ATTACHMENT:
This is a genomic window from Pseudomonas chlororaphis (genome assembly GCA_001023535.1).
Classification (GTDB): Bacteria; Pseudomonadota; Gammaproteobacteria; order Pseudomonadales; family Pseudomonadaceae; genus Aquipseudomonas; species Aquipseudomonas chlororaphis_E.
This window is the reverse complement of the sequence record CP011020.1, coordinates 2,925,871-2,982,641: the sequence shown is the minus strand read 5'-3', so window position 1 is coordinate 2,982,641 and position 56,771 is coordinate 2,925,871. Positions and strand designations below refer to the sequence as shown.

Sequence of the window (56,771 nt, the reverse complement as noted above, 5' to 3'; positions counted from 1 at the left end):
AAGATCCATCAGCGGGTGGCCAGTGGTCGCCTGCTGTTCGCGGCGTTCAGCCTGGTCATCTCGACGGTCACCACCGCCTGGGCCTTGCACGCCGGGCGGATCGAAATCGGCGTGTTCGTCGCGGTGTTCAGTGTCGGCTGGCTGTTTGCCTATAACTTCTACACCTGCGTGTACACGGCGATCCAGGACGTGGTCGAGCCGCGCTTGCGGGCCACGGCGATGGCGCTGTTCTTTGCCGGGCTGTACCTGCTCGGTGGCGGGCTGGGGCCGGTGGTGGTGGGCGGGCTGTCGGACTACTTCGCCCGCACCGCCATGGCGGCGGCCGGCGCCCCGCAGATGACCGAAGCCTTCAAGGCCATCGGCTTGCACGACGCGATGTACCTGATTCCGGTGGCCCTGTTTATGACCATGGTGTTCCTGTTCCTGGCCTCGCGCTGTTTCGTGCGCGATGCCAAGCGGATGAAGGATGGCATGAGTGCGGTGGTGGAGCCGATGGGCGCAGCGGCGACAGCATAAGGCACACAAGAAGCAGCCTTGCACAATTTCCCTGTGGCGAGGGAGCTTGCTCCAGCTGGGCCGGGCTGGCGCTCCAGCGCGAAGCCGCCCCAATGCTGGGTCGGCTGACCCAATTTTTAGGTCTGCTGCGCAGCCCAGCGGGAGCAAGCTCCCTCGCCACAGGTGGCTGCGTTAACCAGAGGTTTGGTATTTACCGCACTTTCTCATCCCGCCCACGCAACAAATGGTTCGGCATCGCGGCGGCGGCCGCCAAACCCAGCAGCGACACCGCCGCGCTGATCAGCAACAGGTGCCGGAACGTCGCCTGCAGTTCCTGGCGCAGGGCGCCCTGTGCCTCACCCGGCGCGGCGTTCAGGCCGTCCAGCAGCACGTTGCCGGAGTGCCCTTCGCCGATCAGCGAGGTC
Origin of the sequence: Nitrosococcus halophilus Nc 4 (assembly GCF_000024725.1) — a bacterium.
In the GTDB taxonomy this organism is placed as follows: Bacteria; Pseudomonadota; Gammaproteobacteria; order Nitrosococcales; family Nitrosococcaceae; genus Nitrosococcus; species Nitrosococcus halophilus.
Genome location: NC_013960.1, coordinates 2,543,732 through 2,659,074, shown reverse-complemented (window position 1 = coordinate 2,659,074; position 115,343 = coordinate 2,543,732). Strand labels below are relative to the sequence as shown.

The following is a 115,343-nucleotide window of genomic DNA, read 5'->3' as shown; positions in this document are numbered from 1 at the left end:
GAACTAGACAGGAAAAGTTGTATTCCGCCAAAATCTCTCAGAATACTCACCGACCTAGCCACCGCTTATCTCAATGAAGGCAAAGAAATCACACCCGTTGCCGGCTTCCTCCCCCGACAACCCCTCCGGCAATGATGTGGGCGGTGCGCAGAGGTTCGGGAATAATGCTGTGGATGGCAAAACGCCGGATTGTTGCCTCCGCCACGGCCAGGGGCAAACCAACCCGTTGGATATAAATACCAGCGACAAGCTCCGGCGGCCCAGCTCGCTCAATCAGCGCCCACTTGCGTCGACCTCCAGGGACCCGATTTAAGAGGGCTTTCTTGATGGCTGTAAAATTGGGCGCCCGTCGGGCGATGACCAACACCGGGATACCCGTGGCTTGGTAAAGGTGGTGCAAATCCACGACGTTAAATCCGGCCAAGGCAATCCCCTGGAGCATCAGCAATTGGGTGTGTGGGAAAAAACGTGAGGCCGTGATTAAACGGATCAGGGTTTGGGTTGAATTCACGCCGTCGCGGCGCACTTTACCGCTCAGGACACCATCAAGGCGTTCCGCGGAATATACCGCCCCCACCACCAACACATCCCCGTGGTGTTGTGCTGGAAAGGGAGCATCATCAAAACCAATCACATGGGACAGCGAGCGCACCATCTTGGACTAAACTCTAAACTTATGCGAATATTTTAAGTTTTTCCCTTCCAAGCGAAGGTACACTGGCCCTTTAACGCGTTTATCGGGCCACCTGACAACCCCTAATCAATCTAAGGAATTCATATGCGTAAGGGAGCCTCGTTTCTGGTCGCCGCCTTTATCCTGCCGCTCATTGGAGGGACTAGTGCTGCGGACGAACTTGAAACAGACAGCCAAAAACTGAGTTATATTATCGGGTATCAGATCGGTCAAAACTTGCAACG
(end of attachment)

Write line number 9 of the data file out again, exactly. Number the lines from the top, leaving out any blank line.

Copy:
The following is a 115,343-nucleotide window of genomic DNA, read 5'->3' as shown; positions in this document are numbered from 1 at the left end: